Natural Depth of Field
The effective focal length in a crop-sensor is more than the original focal length. This reduces the natural gradation of focus in an image as it crops a part of the gradation while the full frame sensor gives a natural gradation. For any given lens and settings, the depth of field of a full frame lens will appear truer than the crop-frame sensor for the same reason.
Wider Focal Length
A full frame camera offers a wider focal length more easily. Lesser distortion than a crop-frame lens is another huge advantage. Let us consider the example of a 16-35 lens.
A focal length of 16mm provides great coverage for architectural shots, and for shoots in cramped spaces. On a crop-frame sensor, however, the same lens offers a widest focal length of 24mm. To get the 16mm focal length, the crop frame sensor will have to use close to 11mm natural focal length lens. But at 11 mm the lens will likely have a lot more distortion issues than a 16mm lens.
Going wider not only increases the cost of the lens but also introduces more distortion.
For most professional photographers, there’s no real alternative to a full-frame camera. They can always get a longer lens, but it is the wider lenses with less distortion that are more premium.
The Reach – Why Many Photographers Stick to Crop
For many of the hobbyist photographers, it isn’t always possible to invest in huge lenses, especially when doing wildlife and sports. The crop-sensor, although falsely, provides them with the reach they are looking for will cost them a fortune on a full frame camera.
Another advantage comes in the form of lens availability. While you cannot use crop-sensor lenses on full frame cameras (or can be used albeit with considerable loss of quality), you can use full frame lenses for the crop-sensor cameras.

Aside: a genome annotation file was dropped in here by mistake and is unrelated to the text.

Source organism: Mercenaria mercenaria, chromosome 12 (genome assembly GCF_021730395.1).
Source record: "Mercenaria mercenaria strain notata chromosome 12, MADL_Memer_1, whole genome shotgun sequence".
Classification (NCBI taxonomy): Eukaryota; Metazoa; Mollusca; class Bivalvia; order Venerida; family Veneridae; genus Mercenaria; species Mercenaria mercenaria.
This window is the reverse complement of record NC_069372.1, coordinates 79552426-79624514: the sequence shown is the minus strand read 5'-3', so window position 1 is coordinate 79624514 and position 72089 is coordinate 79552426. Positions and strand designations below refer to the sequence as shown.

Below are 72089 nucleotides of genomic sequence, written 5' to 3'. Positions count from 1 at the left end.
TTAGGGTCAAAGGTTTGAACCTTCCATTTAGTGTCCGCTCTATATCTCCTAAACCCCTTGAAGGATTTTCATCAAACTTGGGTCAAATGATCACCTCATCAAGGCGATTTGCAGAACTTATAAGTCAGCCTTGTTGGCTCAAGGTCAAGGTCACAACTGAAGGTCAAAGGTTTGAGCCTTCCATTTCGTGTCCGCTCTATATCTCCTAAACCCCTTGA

Technology has also reduced the gap between the crop-sensor and full frame cameras, and some of the crop-sensor cameras provide with the quality that is barely short of full frame cameras. Also, in expert hands, a crop sensor camera can produce the same results as a full frame camera. As photographers tend to say, it is all about the glass.
Cost and Bulk of Full Frame vs Crop
The cost of full frame camera, as is obvious by its various advantages, is usually much higher than the crop-frame sensor cameras.
An entry-level full-frame DSLR is about 5-6 times costlier than an entry-level crop frame sensor camera. The bulk of the full frame DSLR is also huge and is only dwarfed in comparison to medium format and large format cameras. However, modern day full frame cameras aren’t quite as bulky, especially with DSLTs and Mirrorless cameras entering the market.
The budget is one of the bigger deciding factors in buying a camera. One can always buy a basic body and invest in better lenses instead of buying a bigger body with a kit lens.
However, it is better to buy full-frame lenses only, and keep the brand constant so that you can upgrade the body to full-frame later while keeping the lenses. Also, the bulkier body of full-frame DSLRs doesn’t go everywhere, and in some disciplines, the smaller cameras are much better.
Full frame and crop-sensor camera debate isn’t as black and white as it used to be a decade back, especially with the availability of high-end post-production, the advancement of technologies, and quality of glass attached – whatever the body may be.